Question 20

Compare and contrast the relevant pharmacology of intravenous adrenaline and vasopressin.

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College Answer

The major emphasis of this question and opportunity to score marks reside in “comparing the two drugs” in various aspects – pharmaceutics, indication, mechanism of action, pharmacodynamics, and pharmacokinetics. Although most of the candidates were able to list pharmaceutics, indications, kinetics and dynamics of both the drugs in reasonably structured and tabulated format, many failed to highlight the important commonalities and differences between the two. In mechanism of action, details of the receptor, their location and second messenger system were expected. In pharmacodynamics, similarities and differences in cardiovascular, respiratory, haematological, renal and metabolic effects were needed. There are additional neurological effects and genito-urinary (tocolysis and sphincter tone) of adrenaline which were rarely mentioned. There were frequent significant omissions or incorrect details in the pharmacokinetics sections of both drugs.


Name Vasopressin Adrenaline
Class Vasopressor Inodilator
Chemistry Cyclic peptide Endogenous catecholamine
Routes of administration IV IV, IM, subcutaneous, nebulised, topical, as eye drops and directly into the ETT during an arrest
Absorption Basically zero oral availabilty due to destruction by intestinal peptidases Basically zero oral availabilty due to destruction by brush border enzymes in the gut (COMT and MAO)
Solubility pKa = 10.26, good water solubility pKa of 9.69; minimal water slubility
Distribution VOD = 0.14 to 0.2 L/kg; protein binding ~ 30% VOD = 0.1-0.2 L/kg; 12% protein-bound
Target receptor Vasopressin binds to V1 receptors (vasoconstrictor effect) and V2 receptors (antidiuretic effect). All adrenoceptors, with some selectivity for beta-1 and beta-2 at lower doses
Metabolism 35% is metabolised by endothelial peptidases in the liver Metabolised rapidly and completely by COMT and MAO
Elimination 65% is excreted unchanged by the kidney; half-life 17-35 minutes Metabolites are renally excreted. Half-life is ~2 minutes
Time course of action Rapid onset of effect Very short acting, very rapid onset of effect
Mechanism of action Vasopressor effects are exerted by V1 receptors, which are Gq-protein coupled receptors. Similarly to alpha-1 receptors, they increase intracellular calcium by means of increasing cAMP concentrations.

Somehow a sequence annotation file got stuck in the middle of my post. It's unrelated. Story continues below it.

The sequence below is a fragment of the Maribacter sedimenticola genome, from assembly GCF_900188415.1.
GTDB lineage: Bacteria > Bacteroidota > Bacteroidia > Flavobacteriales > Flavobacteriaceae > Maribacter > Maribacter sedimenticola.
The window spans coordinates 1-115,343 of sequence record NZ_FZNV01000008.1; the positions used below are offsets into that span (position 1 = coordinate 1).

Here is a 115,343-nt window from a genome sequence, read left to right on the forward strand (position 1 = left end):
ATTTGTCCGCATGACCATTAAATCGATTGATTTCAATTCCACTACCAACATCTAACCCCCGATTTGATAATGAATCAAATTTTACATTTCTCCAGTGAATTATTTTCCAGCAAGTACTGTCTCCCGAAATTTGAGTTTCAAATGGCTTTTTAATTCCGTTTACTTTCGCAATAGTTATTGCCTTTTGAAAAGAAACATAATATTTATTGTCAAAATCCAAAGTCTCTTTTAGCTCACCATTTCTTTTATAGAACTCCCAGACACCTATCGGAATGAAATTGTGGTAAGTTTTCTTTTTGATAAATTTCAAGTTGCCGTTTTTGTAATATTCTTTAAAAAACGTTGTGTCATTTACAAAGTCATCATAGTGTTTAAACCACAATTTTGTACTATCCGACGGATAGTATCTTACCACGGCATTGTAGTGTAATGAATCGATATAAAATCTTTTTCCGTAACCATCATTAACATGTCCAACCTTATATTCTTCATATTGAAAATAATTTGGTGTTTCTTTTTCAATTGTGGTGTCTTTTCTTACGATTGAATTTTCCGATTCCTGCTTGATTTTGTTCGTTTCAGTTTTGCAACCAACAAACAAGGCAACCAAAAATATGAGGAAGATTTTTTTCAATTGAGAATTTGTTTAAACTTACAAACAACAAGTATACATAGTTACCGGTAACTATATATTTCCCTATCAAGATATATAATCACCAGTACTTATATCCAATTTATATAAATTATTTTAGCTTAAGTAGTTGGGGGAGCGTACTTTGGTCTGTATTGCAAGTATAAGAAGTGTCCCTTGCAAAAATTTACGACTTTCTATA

V2 receptors are Gs-coupled receptors and produce the insertion of aquaporins into the apical membrane of principle cells of the collecting tubule.
Unlike catecholamine receptors, vasopressin receptors do not lose their affinity for vasopressin with changing pH.
By binding to the alpha-1 receptor, adrenaline increases the release of a secondary messenger (inositol triphosphate, IP3) which results in the release of calcium into the cytosol, and thus enhanced smooth muscle contractility. By binding to beta-1 and beta-2 receptors, it increases cAMP, whcih as a second messenger mediates the other cardiovascular clinical effects
Clinical effects Vasoconstriction, redistribution of splanchnic blood flow, increased platelet aggregation, decreased urine output, increased circulating Factor VIII and von Willebrand factor Increased cardiac contractility, increased heart rate, some peripheral vasodilation, decreased afterload, hyperglycaemia, hyperlactataemia, hypokalemia, increased arrhythmogenicity
Single best reference for further information TGA PI document TGA PI document


Cowley Jr, Allen W., and Jean-François Liard. "Cardiovascular actions of vasopressin." Vasopressin. Springer US, 1987. 389-433.

Holmes, Cheryl L., Donald W. Landry, and John T. Granton. "Science review: Vasopressin and the cardiovascular system part 1–receptor physiology." Critical care 7.6 (2003): 427.

Lemmens-Gruber R, Kamyar M. Vasopressin antagonists.Cell Mol Life Sci. 2006 Aug;63(15):1766-79.

Gorain, Bapi, et al. "Pharmacology of Adrenaline, Noradrenaline, and Their Receptors." Frontiers in Pharmacology of Neurotransmitters. Springer, Singapore, 2020. 107-142.

Stratton, JOHN R., et al. "Hemodynamic effects of epinephrine: concentration-effect study in humans." Journal of Applied Physiology 58.4 (1985): 1199-1206.